At certain times of day the gallery was almost heartbreakingly peaceful. What is it about light through glass that moves us? On hot afternoons the shifting and dripping could be more dramatic. Yet these changes were always balanced against the photographic impression of each caught instant, grabbing your eyes’ attention the way a thing of beauty and light always does. Looking into these panels was like looking at a flower or a leaf: it was the containment of light. It was watching stillness and movement together the way you gaze into a flowing river and see both the river in one place and the water moving through.
The autumnal colors of the syrups added a sweet and somber feeling to the show. Golds and rusty reds, greens and browns– these were the colors of antique glass, of jewels, of amber. And, just as in amber, gnats and moths and flies became stuck and preserved in these panels. These little daily deaths added to the idea of senescence, the way this vibrant world was cycling toward stillness and eventual death as the panes cleared off (though I shared the sentiments of a visitor to the gallery who remarked that she hoped this moth-catching was not part of the original intention of the piece). The insects added something slightly dark to this exhibit, even an ethical dimension. Against the long, slow life cycle of the panels, an insect’s life and death were swift and dramatic. One day as I watched a moth approaching a sticky panel I had the impulse to try to save her from her fate but even as the thought crossed my consciousness I saw her land and grow instantly still—stuck in the sugar syrup. I found my somewhat dispassionate fascination in watching this disturbing.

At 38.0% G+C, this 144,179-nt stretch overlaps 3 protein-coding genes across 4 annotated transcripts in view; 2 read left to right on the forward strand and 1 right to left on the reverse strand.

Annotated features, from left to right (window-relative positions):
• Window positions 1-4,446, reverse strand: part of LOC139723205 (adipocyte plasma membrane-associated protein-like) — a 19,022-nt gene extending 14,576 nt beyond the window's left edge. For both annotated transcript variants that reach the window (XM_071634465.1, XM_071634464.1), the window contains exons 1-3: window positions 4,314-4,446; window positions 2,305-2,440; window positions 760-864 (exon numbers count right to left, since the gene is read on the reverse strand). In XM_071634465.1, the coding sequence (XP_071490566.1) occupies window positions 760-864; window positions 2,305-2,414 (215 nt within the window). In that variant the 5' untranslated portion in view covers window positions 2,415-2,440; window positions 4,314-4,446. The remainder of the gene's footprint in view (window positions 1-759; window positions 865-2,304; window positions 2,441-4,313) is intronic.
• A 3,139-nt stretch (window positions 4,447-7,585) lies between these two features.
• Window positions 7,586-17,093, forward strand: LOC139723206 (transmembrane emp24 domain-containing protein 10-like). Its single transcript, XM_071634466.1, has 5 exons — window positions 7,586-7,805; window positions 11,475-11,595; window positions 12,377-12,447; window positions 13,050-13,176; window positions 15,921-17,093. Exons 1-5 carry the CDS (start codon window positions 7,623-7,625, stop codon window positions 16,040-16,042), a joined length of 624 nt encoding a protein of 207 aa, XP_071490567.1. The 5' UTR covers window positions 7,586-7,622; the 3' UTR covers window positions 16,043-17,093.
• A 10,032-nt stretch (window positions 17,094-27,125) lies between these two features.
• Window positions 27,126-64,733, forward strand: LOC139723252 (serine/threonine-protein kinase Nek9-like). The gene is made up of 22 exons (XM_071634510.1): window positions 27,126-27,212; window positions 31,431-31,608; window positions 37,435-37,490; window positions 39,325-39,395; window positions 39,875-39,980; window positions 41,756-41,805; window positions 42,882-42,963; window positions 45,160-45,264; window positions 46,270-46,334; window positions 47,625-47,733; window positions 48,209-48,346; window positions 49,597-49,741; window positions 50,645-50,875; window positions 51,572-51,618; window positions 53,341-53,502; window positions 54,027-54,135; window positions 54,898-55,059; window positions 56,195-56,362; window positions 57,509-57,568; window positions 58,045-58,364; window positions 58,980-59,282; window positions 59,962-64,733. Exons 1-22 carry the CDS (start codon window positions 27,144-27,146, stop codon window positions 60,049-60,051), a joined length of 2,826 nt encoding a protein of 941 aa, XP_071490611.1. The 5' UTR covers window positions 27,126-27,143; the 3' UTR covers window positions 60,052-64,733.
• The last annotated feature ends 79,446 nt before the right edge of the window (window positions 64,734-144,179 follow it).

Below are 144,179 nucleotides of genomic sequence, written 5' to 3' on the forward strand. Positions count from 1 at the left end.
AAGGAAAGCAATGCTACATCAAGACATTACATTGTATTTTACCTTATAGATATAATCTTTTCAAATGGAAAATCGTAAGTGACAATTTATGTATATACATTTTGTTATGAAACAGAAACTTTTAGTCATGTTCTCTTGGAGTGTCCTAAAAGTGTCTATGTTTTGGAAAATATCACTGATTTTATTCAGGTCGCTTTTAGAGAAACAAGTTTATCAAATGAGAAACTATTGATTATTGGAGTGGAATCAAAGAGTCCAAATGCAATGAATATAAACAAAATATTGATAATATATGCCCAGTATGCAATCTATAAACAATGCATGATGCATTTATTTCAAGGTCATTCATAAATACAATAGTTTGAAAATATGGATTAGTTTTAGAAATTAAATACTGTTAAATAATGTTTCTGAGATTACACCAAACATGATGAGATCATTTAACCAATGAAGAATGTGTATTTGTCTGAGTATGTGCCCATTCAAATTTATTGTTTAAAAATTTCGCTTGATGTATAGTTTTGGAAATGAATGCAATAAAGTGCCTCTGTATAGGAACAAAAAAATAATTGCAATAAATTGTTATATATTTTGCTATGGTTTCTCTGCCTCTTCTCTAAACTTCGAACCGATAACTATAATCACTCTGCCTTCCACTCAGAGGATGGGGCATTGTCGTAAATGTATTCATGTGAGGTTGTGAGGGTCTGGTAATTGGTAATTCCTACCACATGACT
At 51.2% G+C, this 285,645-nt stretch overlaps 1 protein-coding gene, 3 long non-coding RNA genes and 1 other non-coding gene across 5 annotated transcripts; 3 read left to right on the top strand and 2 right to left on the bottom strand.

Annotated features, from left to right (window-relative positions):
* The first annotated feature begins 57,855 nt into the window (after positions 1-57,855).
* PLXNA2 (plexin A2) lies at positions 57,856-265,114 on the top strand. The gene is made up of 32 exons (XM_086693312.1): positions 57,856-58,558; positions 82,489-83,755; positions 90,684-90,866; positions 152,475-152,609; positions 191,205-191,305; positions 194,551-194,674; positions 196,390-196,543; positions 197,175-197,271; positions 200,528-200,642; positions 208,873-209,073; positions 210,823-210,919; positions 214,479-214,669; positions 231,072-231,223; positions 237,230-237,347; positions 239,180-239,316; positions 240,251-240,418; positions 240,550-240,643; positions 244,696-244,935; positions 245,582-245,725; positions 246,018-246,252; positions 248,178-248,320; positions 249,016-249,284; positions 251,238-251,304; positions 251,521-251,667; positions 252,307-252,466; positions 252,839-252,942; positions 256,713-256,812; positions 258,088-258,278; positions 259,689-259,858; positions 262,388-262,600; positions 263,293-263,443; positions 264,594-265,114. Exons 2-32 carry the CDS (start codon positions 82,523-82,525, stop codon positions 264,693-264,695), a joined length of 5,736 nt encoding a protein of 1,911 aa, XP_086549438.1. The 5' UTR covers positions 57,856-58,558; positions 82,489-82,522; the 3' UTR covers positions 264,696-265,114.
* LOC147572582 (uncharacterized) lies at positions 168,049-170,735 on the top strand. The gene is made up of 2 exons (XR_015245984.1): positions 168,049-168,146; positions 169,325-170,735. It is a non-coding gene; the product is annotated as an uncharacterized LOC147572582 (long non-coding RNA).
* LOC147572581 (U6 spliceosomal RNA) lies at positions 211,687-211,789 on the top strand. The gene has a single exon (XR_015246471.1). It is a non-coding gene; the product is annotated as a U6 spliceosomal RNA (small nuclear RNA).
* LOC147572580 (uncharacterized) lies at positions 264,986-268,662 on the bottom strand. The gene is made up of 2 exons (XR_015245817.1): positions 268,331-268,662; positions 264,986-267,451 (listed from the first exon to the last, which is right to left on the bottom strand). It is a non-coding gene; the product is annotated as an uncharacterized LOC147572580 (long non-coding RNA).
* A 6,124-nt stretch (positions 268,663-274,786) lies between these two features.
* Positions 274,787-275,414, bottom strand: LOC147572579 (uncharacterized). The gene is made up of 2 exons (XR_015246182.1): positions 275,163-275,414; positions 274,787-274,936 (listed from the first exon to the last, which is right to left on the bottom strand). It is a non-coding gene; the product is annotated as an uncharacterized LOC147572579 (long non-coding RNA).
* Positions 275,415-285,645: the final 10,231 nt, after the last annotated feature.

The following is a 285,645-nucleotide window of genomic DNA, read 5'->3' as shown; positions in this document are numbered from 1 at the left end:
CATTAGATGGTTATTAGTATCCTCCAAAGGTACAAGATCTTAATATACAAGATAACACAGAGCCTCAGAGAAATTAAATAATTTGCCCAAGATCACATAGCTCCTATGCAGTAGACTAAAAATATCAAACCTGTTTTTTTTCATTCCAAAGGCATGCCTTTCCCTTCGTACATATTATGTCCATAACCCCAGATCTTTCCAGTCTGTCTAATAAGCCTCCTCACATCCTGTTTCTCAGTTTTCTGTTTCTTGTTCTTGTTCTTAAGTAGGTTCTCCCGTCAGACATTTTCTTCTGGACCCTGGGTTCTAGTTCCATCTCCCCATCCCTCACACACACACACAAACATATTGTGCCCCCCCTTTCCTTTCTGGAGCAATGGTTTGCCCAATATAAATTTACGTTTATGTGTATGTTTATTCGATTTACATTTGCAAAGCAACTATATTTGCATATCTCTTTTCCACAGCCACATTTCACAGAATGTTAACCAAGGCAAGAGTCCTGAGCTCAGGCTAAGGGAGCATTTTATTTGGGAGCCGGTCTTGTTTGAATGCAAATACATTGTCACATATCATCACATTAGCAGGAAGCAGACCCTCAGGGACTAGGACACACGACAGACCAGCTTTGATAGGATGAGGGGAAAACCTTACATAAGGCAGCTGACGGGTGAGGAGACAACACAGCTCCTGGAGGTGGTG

On my favorite day in the gallery I discovered a half dozen tiny parallel threads descending unbroken all the way from the bottom of one of the panels into the catching tray. They looked like piano wires. At that moment, just as the piece held both stasis and movement it also held, for me, both sound and silence. (So it felt absolutely right that a piano accompaniment was added to the time lapse video that capped the performance on the last day of the exhibit).